Effect of Subthalamic Deep Brain Stimulation on Non-Motor Fluctuations in Parkinson’s Disease.

Effect of subthalamic deep brain stimulation on non-motor fluctuations in Parkinson’s disease.

Filed under: Depression Treatment

J Neural Transm. 2012 Dec 23;
Azulay JP, Witjas T, Eusebio A

The non-motor consequences of subthalamic stimulation are largely questioned. Cognition, motivation, anxiety, depression and even occurrence of suicides have been considered as a potential consequence of the surgical intervention. Non-motor fluctuations are present in all the patients with motor fluctuations and may sometimes be even more invalidating. Interestingly, subthalamic deep brain stimulation alleviates non-motor fluctuations allowing strikingly successful effects on sensory, dysautonomic and cognitive fluctuations while psychic fluctuations respond less consistently to this treatment. Nevertheless, severe mood fluctuations, oscillating from Off dysphoria to ON hypomania, are frequently associated with addictive behaviors and improve dramatically after subthalamic stimulation. This may be a further argument to support the indication of surgery for these patients.
HubMed – depression

 

Systemic lupus erythematosus activity and depression.

Filed under: Depression Treatment

Rheumatol Int. 2012 Dec 21;
Skare T, da Silva Magalhães VD, Siqueira RE

HubMed – depression

 

Hippocampal CLOCK protein participates in the persistence of depressive-like behavior induced by chronic unpredictable stress.

Filed under: Depression Treatment

Psychopharmacology (Berl). 2012 Dec 20;
Jiang WG, Li SX, Liu JF, Sun Y, Zhou SJ, Zhu WL, Shi J, Lu L

RATIONALE: Circadian disturbances are strongly linked with major depression. The circadian proteins CLOCK and BMAL1 are abundantly expressed but function differently in the suprachiasmatic nucleus (SCN) and hippocampus. However, their roles in depressive-like behavior are still poorly understood. OBJECTIVES: To investigate the alterations of CLOCK and BMAL1 in the SCN and hippocampus in rats subjected to chronic unpredictable stress (CUS) and to explore the relationship of circadian protein and the depressive-like behavior. RESULTS: Together with depressive-like behavior induced by CUS, CLOCK and BMAL1 in the SC were inhibited during the light period, and the peak expression of CLOCK in the hippocampus was shifted from the dark to light period. BMAL1 expression in the hippocampus was not significantly changed. Two weeks after the termination of CUS, abnormalities of CLOCK in the CA1 and CA3 endured, with unchanged depressive-like behavior, but the expression of CLOCK and BMAL1 in the SCN recovered to control levels. Knockdown of the Clock gene in CA1 induced depressive-like behavior in normal rats. CLOCK in the SCN and hippocampus may participate in the development of depressive-like behavior. However, CLOCK in the hippocampus but not SCN was involved in the long-lasting effects of CUS on depressive-like behavior. BMAL1 in the hippocampus appeared to be unrelated to the effects of CUS on depressive-like behavior. CONCLUSION: CLOCK protein in the hippocampus but not SCN play an important role in the long-lasting depressive-like behavior induced by CUS. These findings suggest a novel therapeutic target in the development of new antidepressants focusing on the regulation of circadian rhythm.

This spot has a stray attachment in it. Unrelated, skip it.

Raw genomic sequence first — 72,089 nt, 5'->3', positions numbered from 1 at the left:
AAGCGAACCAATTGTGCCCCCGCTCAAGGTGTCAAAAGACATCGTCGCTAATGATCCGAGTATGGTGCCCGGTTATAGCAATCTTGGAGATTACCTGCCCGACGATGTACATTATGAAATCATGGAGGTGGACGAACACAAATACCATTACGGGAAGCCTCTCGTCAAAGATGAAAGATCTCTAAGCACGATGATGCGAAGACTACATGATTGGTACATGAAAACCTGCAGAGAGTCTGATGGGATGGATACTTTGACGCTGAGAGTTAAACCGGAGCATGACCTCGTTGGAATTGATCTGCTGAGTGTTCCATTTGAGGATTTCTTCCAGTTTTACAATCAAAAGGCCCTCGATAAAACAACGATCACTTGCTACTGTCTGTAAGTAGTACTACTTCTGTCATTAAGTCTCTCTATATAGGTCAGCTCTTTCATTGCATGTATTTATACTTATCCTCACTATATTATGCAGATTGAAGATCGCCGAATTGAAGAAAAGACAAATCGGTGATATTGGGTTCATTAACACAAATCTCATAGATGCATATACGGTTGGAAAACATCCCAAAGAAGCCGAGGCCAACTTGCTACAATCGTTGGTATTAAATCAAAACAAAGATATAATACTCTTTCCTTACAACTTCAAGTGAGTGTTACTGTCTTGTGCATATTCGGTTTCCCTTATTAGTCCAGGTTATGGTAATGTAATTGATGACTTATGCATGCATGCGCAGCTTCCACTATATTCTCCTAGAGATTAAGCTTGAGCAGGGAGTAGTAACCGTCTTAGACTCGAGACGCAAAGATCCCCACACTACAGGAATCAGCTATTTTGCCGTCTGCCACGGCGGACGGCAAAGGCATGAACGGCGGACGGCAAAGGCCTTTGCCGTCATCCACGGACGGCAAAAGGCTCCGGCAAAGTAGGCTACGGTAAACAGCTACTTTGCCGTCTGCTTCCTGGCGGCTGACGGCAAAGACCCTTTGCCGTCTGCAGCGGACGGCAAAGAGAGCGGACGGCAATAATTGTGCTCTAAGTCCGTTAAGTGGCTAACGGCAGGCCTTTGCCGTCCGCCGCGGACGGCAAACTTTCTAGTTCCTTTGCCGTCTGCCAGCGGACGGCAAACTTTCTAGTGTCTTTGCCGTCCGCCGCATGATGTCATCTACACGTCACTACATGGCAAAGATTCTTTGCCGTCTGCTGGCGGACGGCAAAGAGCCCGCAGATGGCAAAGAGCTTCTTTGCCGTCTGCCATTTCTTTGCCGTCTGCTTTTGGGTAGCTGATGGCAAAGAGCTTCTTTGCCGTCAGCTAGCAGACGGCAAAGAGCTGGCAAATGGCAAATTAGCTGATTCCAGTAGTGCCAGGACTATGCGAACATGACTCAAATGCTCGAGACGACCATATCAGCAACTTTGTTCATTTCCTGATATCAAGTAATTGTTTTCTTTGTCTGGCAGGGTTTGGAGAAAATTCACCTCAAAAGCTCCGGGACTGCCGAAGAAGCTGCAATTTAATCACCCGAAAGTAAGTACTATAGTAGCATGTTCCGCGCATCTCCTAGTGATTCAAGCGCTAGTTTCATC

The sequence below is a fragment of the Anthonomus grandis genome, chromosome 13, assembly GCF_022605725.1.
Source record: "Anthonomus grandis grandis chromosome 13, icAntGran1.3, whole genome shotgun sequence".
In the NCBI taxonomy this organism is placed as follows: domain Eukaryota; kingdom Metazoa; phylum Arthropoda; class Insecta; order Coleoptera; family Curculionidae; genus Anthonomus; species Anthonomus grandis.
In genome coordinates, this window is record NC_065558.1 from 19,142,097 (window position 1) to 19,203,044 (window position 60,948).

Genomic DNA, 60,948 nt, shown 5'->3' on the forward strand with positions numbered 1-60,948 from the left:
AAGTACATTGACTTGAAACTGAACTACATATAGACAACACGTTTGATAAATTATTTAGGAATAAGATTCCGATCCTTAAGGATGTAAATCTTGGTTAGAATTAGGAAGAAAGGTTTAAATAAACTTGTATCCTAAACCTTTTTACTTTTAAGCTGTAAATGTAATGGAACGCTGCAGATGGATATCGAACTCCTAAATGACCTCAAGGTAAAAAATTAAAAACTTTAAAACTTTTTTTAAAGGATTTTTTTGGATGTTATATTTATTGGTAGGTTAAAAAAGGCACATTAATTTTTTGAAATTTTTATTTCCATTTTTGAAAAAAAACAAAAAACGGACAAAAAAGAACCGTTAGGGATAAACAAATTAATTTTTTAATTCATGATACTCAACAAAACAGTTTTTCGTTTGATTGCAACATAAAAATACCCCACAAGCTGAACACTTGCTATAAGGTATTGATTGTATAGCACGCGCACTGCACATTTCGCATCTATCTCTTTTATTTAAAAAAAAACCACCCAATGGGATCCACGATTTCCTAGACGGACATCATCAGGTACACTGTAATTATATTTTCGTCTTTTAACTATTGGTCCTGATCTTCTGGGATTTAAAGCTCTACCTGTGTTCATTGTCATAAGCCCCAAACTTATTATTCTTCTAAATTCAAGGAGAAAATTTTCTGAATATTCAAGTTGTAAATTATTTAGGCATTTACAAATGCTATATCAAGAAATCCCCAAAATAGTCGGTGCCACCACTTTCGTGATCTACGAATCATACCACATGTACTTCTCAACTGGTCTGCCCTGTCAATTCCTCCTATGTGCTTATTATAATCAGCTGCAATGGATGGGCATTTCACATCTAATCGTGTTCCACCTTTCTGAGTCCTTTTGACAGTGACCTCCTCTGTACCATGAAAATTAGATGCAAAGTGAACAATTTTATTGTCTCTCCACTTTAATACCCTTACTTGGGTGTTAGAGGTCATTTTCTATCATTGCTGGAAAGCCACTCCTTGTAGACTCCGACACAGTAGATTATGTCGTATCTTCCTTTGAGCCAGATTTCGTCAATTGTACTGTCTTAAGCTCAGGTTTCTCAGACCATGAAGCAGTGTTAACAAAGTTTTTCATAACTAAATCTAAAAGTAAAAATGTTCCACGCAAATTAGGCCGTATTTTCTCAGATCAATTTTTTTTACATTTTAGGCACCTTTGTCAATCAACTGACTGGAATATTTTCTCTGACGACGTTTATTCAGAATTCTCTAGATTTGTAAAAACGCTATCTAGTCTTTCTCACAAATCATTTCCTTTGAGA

HubMed – depression

 

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